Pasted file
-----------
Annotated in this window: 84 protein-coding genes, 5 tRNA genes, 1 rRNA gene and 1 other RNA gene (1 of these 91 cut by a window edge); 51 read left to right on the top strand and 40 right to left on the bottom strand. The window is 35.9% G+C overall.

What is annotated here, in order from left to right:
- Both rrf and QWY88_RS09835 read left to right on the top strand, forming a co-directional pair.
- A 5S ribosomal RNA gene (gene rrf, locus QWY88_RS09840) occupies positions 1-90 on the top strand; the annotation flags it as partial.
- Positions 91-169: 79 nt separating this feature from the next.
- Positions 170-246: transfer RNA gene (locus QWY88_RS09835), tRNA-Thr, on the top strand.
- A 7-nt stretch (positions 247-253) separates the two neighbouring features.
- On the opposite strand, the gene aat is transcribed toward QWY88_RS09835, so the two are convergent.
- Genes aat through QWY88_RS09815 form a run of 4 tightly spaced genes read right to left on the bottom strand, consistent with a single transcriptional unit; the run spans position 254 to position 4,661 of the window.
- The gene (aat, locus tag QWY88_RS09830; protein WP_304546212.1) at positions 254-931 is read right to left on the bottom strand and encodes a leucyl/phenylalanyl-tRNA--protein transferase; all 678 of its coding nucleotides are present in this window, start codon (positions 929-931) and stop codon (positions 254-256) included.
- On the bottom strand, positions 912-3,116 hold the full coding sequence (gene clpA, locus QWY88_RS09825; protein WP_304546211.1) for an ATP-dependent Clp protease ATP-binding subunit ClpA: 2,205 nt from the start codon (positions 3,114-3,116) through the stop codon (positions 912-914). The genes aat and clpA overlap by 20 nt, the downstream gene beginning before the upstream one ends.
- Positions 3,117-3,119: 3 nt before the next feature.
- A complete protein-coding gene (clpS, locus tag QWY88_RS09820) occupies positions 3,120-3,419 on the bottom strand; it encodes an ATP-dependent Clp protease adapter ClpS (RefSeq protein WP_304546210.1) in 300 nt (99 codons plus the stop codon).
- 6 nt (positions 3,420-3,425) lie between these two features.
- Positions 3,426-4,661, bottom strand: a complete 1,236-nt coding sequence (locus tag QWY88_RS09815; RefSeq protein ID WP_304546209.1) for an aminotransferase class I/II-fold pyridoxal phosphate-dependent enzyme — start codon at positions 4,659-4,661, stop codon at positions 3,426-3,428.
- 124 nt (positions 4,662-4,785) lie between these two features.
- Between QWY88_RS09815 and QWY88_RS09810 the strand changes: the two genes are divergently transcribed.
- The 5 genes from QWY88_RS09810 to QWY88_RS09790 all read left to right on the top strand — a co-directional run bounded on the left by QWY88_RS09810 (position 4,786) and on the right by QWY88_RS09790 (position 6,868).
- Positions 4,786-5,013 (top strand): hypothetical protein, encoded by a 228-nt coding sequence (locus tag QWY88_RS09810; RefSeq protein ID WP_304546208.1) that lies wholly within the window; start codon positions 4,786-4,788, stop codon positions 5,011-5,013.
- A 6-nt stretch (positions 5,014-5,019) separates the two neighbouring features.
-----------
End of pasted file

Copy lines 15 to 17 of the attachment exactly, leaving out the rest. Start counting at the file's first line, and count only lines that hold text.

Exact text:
- Positions 3,426-4,661, bottom strand: a complete 1,236-nt coding sequence (locus tag QWY88_RS09815; RefSeq protein ID WP_304546209.1) for an aminotransferase class I/II-fold pyridoxal phosphate-dependent enzyme — start codon at positions 4,659-4,661, stop codon at positions 3,426-3,428.
- 124 nt (positions 4,662-4,785) lie between these two features.
- Between QWY88_RS09815 and QWY88_RS09810 the strand changes: the two genes are divergently transcribed.